2017 Version of Stephen King’s “IT” floats to New Heights

Hello there, bloggers! I have returned from a long hiatus from penning my 80’s movie reviews. For my latest critique, I  have chosen the recently released second adaptation of Stephen King’s 1986 horror novel “It” as a “Pre Halloween Review.” Set in King’s typical imagined town of Derry, Maine, it follows a shape-shifting alien who takes the form of a creepy clown named Pennywise the Dancing Clown or “It” who stalks through the town, luring, tormenting and killing young children.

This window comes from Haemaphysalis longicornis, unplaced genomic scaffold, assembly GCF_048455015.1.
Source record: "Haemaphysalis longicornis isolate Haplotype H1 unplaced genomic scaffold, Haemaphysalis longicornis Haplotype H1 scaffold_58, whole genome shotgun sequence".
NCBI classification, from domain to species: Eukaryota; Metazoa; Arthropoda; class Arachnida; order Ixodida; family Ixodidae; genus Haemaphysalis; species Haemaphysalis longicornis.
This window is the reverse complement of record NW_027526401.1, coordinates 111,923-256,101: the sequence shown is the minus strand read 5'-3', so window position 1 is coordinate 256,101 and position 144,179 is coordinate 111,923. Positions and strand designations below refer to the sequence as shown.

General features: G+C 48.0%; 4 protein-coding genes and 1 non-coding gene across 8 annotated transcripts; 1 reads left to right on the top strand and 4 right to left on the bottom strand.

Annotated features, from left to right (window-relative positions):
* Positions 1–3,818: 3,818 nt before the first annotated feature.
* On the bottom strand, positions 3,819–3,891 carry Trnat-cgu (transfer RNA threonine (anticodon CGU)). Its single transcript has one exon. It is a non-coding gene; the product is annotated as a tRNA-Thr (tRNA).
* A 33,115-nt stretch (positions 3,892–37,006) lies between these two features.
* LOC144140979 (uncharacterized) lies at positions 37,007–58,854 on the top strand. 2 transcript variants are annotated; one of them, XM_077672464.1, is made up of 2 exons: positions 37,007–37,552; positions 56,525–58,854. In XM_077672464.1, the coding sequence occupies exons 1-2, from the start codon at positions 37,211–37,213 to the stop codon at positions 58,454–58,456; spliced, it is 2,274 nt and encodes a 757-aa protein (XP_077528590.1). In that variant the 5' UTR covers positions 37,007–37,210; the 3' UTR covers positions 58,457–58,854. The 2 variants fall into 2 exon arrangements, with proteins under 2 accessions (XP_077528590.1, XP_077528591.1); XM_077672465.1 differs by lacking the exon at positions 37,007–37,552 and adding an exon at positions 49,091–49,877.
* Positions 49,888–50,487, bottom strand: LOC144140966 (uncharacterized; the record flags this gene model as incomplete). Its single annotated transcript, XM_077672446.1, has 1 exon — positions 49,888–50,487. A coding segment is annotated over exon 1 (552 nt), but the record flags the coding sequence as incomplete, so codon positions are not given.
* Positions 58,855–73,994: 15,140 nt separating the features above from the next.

“It” received a two part miniseries in 1990, which centred on seven misfits known as “The Losers Club” as they bond together to take down Pennywise, and meet up twenty seven years later for the same purpose after the child killings continue. In my opinion,  that movie was alright, but wasn’t particularly scary ,with slightly dated special effects. The story is stronger in the first half then in the second, with the child actors generally delivering solid performances. However, the adult scenes seemed less than impressive, with the actors giving unintentionally funny deliveries. The only true consistently great thing about the miniseries was the always terrific Tim Curry as the clown in question.